Conserving and restoring Lake Tahoe’s natural environment and revitalizing its communities requires a delicate balancing act. Historically, building consensus around how to strike that balance has been one of the region’s greatest difficulties.
Lake Tahoe reached its strongest-ever consensus on that balance with the 2012 Regional Plan and its focus on sustainable redevelopment to restore natural areas, bring legacy development up to modern environmental standards, and create walkable, bikeable, and vibrant town centers.
This past December marked five years since the adoption of the landmark Regional Plan Update, and all around the Tahoe Basin we’re seeing signs of progress for the vitality of our communities and the health of Tahoe’s treasured environment.
Momentum continues to build. In February, the Tahoe Regional Planning Agency Governing Board will consider approving the Meyers Area Plan and its vision for improving the Meyers community in El Dorado County. If approved, it would be the fifth area plan adopted to implement the Regional Plan.
Plans Bring Progress
Douglas County has adopted the South Shore Area Plan, which covers the casino core and Lower Kingsbury. The City of South Lake Tahoe has adopted the Tourist Core Area Plan, which extends from Heavenly Village to Ski Run Boulevard, and the Tahoe Valley Area Plan, which is centered around the ‘Y’ intersection of U.S. Highway 50 and state Route 89. Placer County has adopted the Tahoe Basin Area Plan, which covers all 72 square miles of the county in the Tahoe Basin.
The Regional Plan offers communities with area plans a range of incentives to help revitalize their economies and restore the environment. Five years into the new Regional Plan, nearly one-quarter of the Tahoe Basin and two-thirds of its town centers are covered by an area plan, and we’re seeing a renaissance with hundreds of millions of dollars of private and public investment in these area plan boundaries.
Redevelopment continues at the ‘Y’ in South Lake Tahoe with new retail stores and breweries, construction of new facilities at Barton Health, and a new climbing gym set to open this spring. The area is seeing major road improvements on Highway 50 and continued progress on the design and development of the Tahoe Valley Greenbelt, a project that will restore environmentally-sensitive areas, reduce stormwater pollution, and provide new greenspace and shared-use paths for bicyclists and pedestrians.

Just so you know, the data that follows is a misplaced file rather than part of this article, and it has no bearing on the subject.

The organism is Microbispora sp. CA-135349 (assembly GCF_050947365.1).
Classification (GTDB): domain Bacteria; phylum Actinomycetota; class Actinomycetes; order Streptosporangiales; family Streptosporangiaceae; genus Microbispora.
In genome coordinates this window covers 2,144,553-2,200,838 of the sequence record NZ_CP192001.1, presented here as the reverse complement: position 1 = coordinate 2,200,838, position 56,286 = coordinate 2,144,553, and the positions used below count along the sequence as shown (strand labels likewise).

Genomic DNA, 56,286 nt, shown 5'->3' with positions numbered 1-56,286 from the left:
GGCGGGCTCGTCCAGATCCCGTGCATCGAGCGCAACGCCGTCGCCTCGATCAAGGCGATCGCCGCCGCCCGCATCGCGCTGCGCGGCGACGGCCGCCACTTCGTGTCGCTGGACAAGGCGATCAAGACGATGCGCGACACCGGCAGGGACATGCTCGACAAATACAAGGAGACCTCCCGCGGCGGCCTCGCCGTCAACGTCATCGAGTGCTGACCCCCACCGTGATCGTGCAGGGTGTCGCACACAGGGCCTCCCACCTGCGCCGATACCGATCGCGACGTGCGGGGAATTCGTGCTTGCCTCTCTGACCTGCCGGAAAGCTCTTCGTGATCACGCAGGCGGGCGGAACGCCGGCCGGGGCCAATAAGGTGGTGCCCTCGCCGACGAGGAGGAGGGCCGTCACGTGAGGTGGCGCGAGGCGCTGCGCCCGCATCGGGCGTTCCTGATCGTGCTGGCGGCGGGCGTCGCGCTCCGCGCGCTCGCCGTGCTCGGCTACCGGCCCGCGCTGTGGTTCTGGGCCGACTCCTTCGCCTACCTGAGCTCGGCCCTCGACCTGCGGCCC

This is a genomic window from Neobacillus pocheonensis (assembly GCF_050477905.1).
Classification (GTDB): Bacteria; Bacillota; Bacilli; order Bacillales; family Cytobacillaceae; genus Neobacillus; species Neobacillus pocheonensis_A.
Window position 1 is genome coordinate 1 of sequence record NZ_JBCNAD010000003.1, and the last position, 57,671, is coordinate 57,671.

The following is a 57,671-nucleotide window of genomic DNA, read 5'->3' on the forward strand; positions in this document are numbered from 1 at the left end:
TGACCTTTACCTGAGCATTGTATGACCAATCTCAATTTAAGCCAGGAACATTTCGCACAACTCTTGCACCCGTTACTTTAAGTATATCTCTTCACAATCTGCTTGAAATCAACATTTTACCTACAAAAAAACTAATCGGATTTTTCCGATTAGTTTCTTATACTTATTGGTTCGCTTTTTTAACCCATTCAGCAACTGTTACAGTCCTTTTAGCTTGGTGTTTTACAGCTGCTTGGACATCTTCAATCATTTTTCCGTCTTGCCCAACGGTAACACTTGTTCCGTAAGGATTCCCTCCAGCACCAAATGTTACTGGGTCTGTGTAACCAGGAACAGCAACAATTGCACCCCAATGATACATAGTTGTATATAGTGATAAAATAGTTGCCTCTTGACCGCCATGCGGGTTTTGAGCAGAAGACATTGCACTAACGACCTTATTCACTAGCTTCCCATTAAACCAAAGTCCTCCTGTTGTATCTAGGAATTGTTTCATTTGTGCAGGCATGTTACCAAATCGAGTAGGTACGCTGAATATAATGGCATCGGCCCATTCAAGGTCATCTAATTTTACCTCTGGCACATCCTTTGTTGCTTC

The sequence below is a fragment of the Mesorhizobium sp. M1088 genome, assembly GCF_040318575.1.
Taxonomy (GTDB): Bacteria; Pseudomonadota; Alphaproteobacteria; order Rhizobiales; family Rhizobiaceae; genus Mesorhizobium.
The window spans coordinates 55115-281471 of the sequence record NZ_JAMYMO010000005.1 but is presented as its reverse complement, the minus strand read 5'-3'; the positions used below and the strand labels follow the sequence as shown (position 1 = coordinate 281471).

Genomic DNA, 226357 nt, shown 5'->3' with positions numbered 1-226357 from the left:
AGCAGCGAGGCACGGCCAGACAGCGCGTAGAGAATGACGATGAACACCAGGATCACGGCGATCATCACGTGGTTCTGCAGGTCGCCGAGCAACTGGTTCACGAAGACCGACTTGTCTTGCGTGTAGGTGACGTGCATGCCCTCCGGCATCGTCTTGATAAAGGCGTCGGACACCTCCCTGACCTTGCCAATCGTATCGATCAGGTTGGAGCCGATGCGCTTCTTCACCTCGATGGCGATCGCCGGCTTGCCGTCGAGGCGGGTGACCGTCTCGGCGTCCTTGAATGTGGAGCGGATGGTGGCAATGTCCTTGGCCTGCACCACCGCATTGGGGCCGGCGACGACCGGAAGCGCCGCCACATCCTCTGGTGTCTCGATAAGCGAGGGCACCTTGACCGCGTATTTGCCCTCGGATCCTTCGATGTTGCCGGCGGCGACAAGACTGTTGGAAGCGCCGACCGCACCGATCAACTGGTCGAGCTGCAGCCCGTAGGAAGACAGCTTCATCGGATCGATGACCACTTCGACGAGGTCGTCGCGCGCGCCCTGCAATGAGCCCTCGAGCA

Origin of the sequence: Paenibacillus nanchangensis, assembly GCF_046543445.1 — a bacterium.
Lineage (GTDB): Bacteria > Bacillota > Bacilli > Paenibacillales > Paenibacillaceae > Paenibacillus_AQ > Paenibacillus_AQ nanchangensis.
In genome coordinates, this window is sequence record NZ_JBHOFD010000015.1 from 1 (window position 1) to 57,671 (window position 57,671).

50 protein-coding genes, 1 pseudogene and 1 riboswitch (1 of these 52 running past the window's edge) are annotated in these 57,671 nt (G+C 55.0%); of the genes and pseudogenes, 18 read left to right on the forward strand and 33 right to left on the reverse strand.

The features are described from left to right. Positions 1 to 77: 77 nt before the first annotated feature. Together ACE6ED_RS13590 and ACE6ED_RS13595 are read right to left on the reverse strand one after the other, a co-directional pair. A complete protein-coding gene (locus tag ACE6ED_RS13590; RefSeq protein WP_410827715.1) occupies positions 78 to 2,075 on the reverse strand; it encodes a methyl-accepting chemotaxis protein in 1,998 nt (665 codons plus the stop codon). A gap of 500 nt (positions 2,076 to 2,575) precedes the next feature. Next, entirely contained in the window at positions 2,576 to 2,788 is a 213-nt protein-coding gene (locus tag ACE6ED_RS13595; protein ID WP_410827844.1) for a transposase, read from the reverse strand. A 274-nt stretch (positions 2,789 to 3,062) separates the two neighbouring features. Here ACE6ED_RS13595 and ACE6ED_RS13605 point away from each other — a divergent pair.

Edgewood Lodge, which opened last summer in Stateline, is a prime example of how redevelopment can benefit the economy and environment. The project reduced blight, acquiring the development rights needed for the world-class destination resort by demolishing rundown motels. It also created 33,000 square feet of new stream environment zone on the Edgewood Golf Course that provides fish and wildlife habitat and reduces the amount of polluted stormwater reaching Lake Tahoe.
On the North Shore, the Tahoe City Lodge project approved with the Tahoe Basin Area Plan promises to bring a showcase redevelopment project to Tahoe City. The project will transform a blighted property into an energy-efficient lodge with a mix of hotel rooms and suites, a ground floor restaurant, a rooftop pool and bar, new conference facilities, a new clubhouse for the Tahoe City Golf Course, and parking lot charging stations for electric vehicles. In addition to building the first new North Shore hotel in nearly half a century, the project will reduce coverage at the site by more than 10,000 square feet and restore nearly two acres of sensitive stream environment zone.
Through partnership and collaboration and a growing recognition the health of the environment and economy are inextricably linked at Lake Tahoe, we’re seeing incredible progress around the basin. But we must do more.
From improving forest health to streamlining project permitting, creating a new shoreline plan, and guiding needed transportation and transit service improvements, the Tahoe Regional Planning Agency is working on strategic initiatives to help accelerate investment and project implementation to meet the Regional Plan goals for a healthier environment and revitalized communities.
Chief among those initiatives is the work we’re doing to improve the unique development rights system that was put in place to stop the runaway development that threatened Lake Tahoe decades ago. While that system was effective in stopping runaway development, today it poses major hurdles for the redevelopment projects we need to revitalize our communities and restore sensitive natural areas like meadows and wetlands that play a critical role in Tahoe’s health.
Partnering with other public agencies, community members, investors, and environmental groups, the Tahoe Regional Planning Agency is working to move forward this year with changes to the development rights system that will help simplify investing in environmentally-beneficial projects at Lake Tahoe.
Lake Tahoe has much to be proud of five years after the adoption of the 2012 Regional Plan, but it has much more to do. By continuing to work together to implement this broadly-supported plan, I’m confident we can make even greater strides for the health of our environment and communities in years to come.
Jim Lawrence is chair of the Tahoe Regional Planning Agency Governing Board.